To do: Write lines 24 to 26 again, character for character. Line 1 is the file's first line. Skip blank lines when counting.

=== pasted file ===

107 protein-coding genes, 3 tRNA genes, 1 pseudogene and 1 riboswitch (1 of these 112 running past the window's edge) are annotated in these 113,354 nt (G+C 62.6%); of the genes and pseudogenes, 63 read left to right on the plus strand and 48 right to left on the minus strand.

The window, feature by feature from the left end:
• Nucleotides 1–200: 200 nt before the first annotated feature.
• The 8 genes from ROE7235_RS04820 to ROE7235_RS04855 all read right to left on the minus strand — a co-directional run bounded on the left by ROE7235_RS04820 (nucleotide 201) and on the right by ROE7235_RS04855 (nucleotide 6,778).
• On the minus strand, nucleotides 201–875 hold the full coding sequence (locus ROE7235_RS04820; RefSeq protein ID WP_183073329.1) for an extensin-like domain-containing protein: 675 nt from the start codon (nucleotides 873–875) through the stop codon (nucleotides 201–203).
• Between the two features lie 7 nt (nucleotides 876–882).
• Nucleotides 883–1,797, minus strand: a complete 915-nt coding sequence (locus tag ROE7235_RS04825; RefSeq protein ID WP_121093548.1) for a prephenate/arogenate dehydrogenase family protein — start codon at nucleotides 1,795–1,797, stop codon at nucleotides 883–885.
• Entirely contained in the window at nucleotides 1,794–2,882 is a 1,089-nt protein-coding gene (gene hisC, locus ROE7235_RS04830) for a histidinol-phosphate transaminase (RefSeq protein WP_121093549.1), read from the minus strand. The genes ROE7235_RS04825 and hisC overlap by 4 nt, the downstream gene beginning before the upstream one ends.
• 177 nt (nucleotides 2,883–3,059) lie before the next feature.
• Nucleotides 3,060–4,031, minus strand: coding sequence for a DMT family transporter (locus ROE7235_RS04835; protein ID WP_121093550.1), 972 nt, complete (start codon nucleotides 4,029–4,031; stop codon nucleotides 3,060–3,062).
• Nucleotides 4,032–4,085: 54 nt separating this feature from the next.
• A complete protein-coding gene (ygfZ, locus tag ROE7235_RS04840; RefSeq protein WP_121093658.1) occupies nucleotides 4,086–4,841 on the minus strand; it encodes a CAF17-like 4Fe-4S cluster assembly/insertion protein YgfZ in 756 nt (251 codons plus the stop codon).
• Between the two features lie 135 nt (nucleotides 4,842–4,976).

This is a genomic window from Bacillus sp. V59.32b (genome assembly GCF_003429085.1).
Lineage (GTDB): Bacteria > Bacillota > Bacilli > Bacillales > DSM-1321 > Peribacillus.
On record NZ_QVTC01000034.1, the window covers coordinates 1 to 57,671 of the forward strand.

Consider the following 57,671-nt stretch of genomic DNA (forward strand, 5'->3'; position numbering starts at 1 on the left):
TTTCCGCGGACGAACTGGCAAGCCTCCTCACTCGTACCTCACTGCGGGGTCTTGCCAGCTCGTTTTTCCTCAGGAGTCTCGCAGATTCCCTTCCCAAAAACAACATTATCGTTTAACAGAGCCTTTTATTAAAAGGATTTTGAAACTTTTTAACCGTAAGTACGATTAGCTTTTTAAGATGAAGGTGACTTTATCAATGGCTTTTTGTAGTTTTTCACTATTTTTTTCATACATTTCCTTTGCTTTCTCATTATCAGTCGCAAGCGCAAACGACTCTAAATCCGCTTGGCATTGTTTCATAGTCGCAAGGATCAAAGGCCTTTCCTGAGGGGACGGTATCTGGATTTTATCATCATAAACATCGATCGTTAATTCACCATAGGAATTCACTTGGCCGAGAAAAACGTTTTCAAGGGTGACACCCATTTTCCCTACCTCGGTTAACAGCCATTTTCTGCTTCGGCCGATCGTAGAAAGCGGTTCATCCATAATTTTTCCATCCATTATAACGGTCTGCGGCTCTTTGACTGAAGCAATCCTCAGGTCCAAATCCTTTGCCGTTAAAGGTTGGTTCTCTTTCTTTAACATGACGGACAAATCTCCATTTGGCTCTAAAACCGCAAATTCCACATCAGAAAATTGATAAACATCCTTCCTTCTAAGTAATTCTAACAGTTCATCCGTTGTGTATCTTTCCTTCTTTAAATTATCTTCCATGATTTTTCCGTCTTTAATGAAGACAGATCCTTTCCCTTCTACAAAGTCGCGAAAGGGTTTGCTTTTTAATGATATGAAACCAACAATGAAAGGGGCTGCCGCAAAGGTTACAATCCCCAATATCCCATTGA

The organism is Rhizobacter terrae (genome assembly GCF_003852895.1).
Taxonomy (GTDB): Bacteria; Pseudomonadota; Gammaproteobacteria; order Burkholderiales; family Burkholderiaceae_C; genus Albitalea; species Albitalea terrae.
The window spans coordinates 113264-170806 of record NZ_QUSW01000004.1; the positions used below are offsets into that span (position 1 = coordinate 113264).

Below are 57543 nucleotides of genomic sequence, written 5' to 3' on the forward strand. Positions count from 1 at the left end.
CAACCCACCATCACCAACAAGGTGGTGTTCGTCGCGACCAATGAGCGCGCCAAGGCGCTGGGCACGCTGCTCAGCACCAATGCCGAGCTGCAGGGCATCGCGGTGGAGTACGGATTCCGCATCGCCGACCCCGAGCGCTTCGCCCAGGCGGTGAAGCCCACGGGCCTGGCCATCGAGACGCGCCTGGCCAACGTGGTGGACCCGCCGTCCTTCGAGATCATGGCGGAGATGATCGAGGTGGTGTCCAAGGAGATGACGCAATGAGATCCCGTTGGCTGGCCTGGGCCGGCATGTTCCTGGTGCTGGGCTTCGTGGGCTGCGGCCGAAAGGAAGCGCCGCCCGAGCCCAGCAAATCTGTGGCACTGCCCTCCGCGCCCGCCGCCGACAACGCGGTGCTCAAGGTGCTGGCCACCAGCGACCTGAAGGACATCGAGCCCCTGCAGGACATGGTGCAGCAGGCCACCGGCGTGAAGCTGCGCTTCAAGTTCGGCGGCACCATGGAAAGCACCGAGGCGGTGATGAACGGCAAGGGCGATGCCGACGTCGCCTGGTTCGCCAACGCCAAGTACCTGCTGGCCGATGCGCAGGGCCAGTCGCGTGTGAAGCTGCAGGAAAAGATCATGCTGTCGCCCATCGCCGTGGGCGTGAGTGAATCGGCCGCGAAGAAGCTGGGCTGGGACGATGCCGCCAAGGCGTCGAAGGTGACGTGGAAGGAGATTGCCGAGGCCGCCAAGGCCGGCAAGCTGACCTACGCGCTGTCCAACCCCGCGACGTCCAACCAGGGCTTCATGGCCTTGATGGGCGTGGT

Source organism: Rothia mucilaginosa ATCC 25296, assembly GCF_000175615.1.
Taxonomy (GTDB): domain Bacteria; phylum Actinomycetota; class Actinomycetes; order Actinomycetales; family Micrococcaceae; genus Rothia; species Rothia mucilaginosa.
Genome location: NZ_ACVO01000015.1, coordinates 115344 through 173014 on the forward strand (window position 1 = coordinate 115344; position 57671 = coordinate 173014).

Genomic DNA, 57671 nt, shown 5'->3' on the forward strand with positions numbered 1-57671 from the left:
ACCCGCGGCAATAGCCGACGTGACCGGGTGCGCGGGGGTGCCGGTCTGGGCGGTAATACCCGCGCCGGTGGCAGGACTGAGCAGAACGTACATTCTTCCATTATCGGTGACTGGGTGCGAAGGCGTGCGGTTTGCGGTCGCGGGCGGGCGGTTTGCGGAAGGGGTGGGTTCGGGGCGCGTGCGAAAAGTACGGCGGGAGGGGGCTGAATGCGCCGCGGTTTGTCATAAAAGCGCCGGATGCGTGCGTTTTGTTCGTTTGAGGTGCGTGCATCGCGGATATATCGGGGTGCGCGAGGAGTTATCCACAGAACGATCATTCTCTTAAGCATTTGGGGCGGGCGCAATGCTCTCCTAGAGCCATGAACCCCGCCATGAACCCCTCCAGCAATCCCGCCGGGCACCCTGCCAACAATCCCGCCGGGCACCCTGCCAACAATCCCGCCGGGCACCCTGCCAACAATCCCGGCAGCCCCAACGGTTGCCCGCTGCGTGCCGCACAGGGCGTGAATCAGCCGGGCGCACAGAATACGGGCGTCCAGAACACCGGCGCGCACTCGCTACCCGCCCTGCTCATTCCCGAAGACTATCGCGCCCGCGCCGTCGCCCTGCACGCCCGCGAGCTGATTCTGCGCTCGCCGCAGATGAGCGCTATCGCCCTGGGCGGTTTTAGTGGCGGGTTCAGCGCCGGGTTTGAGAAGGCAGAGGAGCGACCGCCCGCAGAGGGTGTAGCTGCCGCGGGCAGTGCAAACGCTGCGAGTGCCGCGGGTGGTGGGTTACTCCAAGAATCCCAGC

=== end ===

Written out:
Source organism: Rothia mucilaginosa ATCC 25296, assembly GCF_000175615.1.
Taxonomy (GTDB): domain Bacteria; phylum Actinomycetota; class Actinomycetes; order Actinomycetales; family Micrococcaceae; genus Rothia; species Rothia mucilaginosa.
Genome location: NZ_ACVO01000015.1, coordinates 115344 through 173014 on the forward strand (window position 1 = coordinate 115344; position 57671 = coordinate 173014).